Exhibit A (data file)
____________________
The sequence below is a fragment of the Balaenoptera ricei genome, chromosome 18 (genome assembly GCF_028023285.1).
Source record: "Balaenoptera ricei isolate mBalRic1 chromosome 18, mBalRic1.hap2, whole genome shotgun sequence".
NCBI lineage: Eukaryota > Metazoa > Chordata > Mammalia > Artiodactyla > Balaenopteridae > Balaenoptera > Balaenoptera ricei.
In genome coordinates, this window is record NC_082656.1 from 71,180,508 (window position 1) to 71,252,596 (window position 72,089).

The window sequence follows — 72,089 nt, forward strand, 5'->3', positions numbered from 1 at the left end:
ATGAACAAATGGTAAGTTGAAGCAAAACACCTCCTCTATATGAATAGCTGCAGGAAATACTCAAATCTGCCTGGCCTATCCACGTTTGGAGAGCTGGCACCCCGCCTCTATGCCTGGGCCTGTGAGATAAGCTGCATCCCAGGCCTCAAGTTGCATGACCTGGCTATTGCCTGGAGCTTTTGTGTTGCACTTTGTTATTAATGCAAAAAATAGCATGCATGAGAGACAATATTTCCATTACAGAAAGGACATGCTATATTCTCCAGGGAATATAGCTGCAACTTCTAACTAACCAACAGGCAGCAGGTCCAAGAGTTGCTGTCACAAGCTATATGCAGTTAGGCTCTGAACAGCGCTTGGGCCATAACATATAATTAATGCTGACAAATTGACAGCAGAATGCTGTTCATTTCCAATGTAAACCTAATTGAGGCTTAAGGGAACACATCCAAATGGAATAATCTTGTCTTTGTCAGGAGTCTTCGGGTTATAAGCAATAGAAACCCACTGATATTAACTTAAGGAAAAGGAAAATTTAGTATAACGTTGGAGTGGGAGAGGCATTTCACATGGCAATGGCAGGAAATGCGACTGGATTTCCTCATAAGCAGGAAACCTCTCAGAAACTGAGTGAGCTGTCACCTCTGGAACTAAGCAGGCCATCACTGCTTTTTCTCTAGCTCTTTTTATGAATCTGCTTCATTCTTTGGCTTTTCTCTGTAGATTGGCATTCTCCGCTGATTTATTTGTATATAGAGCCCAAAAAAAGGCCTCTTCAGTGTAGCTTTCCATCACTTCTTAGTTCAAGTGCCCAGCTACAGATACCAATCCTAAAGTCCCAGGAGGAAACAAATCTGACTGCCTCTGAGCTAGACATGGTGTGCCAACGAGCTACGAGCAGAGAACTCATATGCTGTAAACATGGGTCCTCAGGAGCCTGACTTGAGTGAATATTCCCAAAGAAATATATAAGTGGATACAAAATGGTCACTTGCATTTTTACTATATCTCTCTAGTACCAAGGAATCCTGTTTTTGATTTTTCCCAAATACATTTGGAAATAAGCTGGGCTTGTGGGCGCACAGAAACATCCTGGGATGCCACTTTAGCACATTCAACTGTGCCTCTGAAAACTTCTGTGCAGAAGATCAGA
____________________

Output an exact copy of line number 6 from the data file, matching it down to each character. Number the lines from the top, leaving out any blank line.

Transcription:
ATGAACAAATGGTAAGTTGAAGCAAAACACCTCCTCTATATGAATAGCTGCAGGAAATACTCAAATCTGCCTGGCCTATCCACGTTTGGAGAGCTGGCACCCCGCCTCTATGCCTGGGCCTGTGAGATAAGCTGCATCCCAGGCCTCAAGTTGCATGACCTGGCTATTGCCTGGAGCTTTTGTGTTGCACTTTGTTATTAATGCAAAAAATAGCATGCATGAGAGACAATATTTCCATTACAGAAAGGACATGCTATATTCTCCAGGGAATATAGCTGCAACTTCTAACTAACCAACAGGCAGCAGGTCCAAGAGTTGCTGTCACAAGCTATATGCAGTTAGGCTCTGAACAGCGCTTGGGCCATAACATATAATTAATGCTGACAAATTGACAGCAGAATGCTGTTCATTTCCAATGTAAACCTAATTGAGGCTTAAGGGAACACATCCAAATGGAATAATCTTGTCTTTGTCAGGAGTCTTCGGGTTATAAGCAATAGAAACCCACTGATATTAACTTAAGGAAAAGGAAAATTTAGTATAACGTTGGAGTGGGAGAGGCATTTCACATGGCAATGGCAGGAAATGCGACTGGATTTCCTCATAAGCAGGAAACCTCTCAGAAACTGAGTGAGCTGTCACCTCTGGAACTAAGCAGGCCATCACTGCTTTTTCTCTAGCTCTTTTTATGAATCTGCTTCATTCTTTGGCTTTTCTCTGTAGATTGGCATTCTCCGCTGATTTATTTGTATATAGAGCCCAAAAAAAGGCCTCTTCAGTGTAGCTTTCCATCACTTCTTAGTTCAAGTGCCCAGCTACAGATACCAATCCTAAAGTCCCAGGAGGAAACAAATCTGACTGCCTCTGAGCTAGACATGGTGTGCCAACGAGCTACGAGCAGAGAACTCATATGCTGTAAACATGGGTCCTCAGGAGCCTGACTTGAGTGAATATTCCCAAAGAAATATATAAGTGGATACAAAATGGTCACTTGCATTTTTACTATATCTCTCTAGTACCAAGGAATCCTGTTTTTGATTTTTCCCAAATACATTTGGAAATAAGCTGGGCTTGTGGGCGCACAGAAACATCCTGGGATGCCACTTTAGCACATTCAACTGTGCCTCTGAAAACTTCTGTGCAGAAGATCAGA